Specialist chronic pain solicitor Andrew Atkinson looks at the drugs most commonly used in treating CRPS.
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Let’s begin on a positive note. For those recently diagnosed with Complex Regional Pain Syndrome (CRPS), the evidence suggests you have a better than even chance of experiencing a full or partial remission of symptoms within two years.
But there’s no getting away from the fact that, for many people, the condition is life-changing. Although there are guidelines for treating and managing CRPS, there’s no known cure. Management is complex, primarily because what proves beneficial for one person may not be for another. By trial and error, your clinicians work with you to develop a combination of approaches – medication, physical and psychological therapies, nerve blocks, self-management, pain management programmes etc – that provide optimum relief.
Drugs for CRPS
Medication plays a crucial role in most individual pain management regimes. But just what drugs are available in the CRPS treatment arsenal?
Non-Steroidal Anti-Inflammatory Drugs (NSAIDs)
NSAIDs such as Ibuprofen are available over-the-counter and are often among the first drugs used to treat CRPS before a formal diagnosis. However, NSAIDs are unlikely to benefit CRPS-related pain.
Pregabalin and Gabapentin
Pregabalin and Gabapentin are anticonvulsant drugs used in the treatment of epilepsy. But they can also prove helpful in treating severe neuropathic pain. Although often beneficial, side effects are common, including drowsiness, cognitive problems, weight gain, and dizziness.
Originally developed to treat depression, just like anticonvulsants, drugs such as Amitriptyline and Nortriptyline have proved effective in treating neuropathic pain. Generally, Nortriptyline has fewer side effects than Amitriptyline, but both have the ‘side benefit’ of aiding sleep. Other commonly reported side effects include constipation, dry mouth, heart palpitations, blurred vision, and difficulty urinating.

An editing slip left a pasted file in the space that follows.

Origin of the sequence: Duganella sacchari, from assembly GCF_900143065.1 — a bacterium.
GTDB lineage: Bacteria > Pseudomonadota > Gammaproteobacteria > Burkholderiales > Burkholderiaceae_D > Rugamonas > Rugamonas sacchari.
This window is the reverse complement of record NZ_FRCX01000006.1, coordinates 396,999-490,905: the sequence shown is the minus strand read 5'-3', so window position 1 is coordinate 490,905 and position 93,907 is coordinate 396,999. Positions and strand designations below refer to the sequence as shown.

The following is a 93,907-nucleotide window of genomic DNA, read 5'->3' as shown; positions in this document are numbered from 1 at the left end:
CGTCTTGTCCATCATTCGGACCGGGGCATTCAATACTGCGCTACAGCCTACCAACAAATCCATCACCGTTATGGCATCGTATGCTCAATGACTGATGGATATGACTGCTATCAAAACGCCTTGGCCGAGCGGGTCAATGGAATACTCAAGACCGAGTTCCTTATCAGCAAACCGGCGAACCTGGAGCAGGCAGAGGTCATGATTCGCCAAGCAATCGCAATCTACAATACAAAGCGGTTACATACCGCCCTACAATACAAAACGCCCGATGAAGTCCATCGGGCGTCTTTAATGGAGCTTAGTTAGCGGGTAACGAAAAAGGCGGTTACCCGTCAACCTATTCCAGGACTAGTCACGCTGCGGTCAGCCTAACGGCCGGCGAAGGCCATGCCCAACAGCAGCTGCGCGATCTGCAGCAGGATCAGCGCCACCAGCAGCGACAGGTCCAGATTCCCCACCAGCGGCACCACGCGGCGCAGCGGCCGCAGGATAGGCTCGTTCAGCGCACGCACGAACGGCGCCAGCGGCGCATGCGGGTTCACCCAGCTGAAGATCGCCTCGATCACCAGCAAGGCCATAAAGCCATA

Buprenorphine is an opioid painkiller similar to Morphine, sometimes prescribed to people with CRPS and delivered through skin patches. Others receive Morphine itself (as Oramorph solution) or Codeine.
Commonly reported side effects of opiate painkillers include constipation, tiredness, dry-mouth, cognitive problems, nausea and vomiting. And their long-term use, particularly in higher doses, is linked to more severe health problems. The benefits of using opiates may sometimes outweigh the risks. However, like all drugs, they are often not very effective in reducing the pain of CRPS.
Combination of drugs
In most cases, people with CRPS take a combination of medications daily. Like all treatments and therapies, finding the combination that provides optimum benefit takes time. And unfortunately, the efficacy of each drug can then change over time.